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German politician positive after talks

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Interior Minister Sar Kheng meets with German Assembly member Norbert Barthle at Ministry of Interior yesterday. Supplied

German politician positive after talks

Norbert Barthle, the Parliamentary State Secretary at Germany’s Federal Ministry for Economic Cooperation and Development, held a meeting with Interior Minister Sar Kheng on Tuesday, saying afterwards that the EU had “positive signs” regarding talks over the process of withdrawing Cambodia’s access to the “Everything But Arms” (EBA) preferential scheme.

“The European Commission is in discussions about it and is waiting for signals from Cambodia and for the opinion of the people. I think they have received some positive signs and had good discussions.”

When asked if he supports the EU’s potential EBA withdrawal, Barthle declined to comment, citing ongoing discussions.

Barthle said only that he will prepare a report on his visit and had seen some positive developments in the Kingdom.

Barthle also met Hun Sen on Monday. Pressed on the outcome of his meetings with the prime minister and Sar Kheng, he said: “I had a good discussion with the prime minister and the interior minister . . ."

“They were fruitful discussions because I could see a [good] process regarding civil society organisations and the current political​ [situation]. I think it was a good channel for discussion,” he said.

Ministry of Interior deputy spokesman Phat Sophanith said Barthle had raised the issues of land reforms and EBA status in his meeting with Sar Kheng. He said Barthle had said Germany would still be more than willing to lend a hand at Cambodia’s behest.

“The German government is keen to contribute to Cambodia’s development and join hands with the government in extending cooperation between the two countries for the benefit of the Cambodian people,” he said.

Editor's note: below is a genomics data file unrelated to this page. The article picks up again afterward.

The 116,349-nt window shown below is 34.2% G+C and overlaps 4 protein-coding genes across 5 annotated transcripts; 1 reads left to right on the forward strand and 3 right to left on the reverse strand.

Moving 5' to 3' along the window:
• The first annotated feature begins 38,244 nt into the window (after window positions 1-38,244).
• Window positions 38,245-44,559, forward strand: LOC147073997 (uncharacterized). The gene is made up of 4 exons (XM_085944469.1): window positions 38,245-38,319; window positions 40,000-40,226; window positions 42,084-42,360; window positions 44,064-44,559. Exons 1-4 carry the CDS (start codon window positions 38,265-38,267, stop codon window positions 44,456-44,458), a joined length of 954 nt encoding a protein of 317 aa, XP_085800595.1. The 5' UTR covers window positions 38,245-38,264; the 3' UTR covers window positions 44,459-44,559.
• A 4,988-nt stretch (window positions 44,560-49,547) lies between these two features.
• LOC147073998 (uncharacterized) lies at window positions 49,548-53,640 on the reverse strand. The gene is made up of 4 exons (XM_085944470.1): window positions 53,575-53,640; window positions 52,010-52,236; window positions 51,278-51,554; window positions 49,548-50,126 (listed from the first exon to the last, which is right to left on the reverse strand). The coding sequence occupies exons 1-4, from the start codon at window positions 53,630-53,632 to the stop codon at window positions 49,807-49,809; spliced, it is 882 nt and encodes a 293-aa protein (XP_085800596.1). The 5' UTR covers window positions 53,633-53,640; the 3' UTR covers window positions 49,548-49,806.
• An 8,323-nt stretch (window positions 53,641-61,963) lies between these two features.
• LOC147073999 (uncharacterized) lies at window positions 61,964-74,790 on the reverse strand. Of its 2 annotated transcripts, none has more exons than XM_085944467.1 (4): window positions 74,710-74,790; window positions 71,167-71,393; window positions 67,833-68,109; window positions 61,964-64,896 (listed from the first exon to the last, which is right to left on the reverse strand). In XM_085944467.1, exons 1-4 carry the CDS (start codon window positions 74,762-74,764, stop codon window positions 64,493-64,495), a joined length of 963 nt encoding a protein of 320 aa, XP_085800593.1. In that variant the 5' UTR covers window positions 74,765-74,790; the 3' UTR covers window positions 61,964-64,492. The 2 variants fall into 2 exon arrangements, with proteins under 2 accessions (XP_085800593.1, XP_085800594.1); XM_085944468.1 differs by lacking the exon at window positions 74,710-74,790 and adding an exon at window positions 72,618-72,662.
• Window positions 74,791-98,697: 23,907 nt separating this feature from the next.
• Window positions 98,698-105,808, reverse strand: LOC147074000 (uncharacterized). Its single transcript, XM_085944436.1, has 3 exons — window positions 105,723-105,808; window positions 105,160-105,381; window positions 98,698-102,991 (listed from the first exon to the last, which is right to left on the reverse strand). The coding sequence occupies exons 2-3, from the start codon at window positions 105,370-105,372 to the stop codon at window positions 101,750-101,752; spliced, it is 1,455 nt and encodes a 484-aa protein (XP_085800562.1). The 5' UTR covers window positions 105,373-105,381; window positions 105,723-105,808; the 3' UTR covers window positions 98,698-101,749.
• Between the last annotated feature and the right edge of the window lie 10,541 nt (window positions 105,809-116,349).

Sophanith said Germany hailed the Kingdom’s development and pledged to help the country with further reforms on sub-national governance, land issues and human resources development.

“Cambodia can still avert the withdrawal of EBA trade preferences. Opening political and civic spaces is what matters. We need to rebuild trust and find a solution,” the German Embassy in Phnom Penh said on its Facebook page following Barthle’s Monday meeting with Hun Sen.

In the meeting with the prime minister at the Peace Palace in Phnom Penh on Monday, Barthle said a large number of German investors had expressed interest in investing in the Kingdom.

Barthle also said Germany pledged to offer assistance to Cambodia in the fields of agriculture, solar energy and irrigation systems, and would also help the country tackle traffic congestion, according to Hun Sen’s official Facebook page on Monday.

“We will progress together and strengthen our cooperation,” Barthle said.

In response, the prime minister extended his gratitude to German Chancellor Angela Merkel for congratulating him on his victory in last year’s national elections and for Germany’s “sincere” assessment of Cambodia’s development.

“We’ve only achieved peace and development over the past 20 years. A number of countries including Germany have contributed to this development,” he said.

Kin Phea, the director-general of the Royal Academy of Cambodia’s International Relations Institute, said the Kingdom still has time to negotiate with the EU to determine the exact conditions the 28-nation bloc wants Cambodia to meet.

“[The EU] should not try to exert pressure on the government by insisting the ball is in Cambodia’s court because the decision actually rests entirely on the EU itself. Maybe the bloc’s conditions and demands are unrealistically high, making it difficult for Cambodia to follow."

“We really want to maintain the preferential EBA status, but national sovereignty and independence in making decisions are also important for a democracy. So please don’t say the ball is in Cambodia’s court – it’s actually in the EU’s,” he said.


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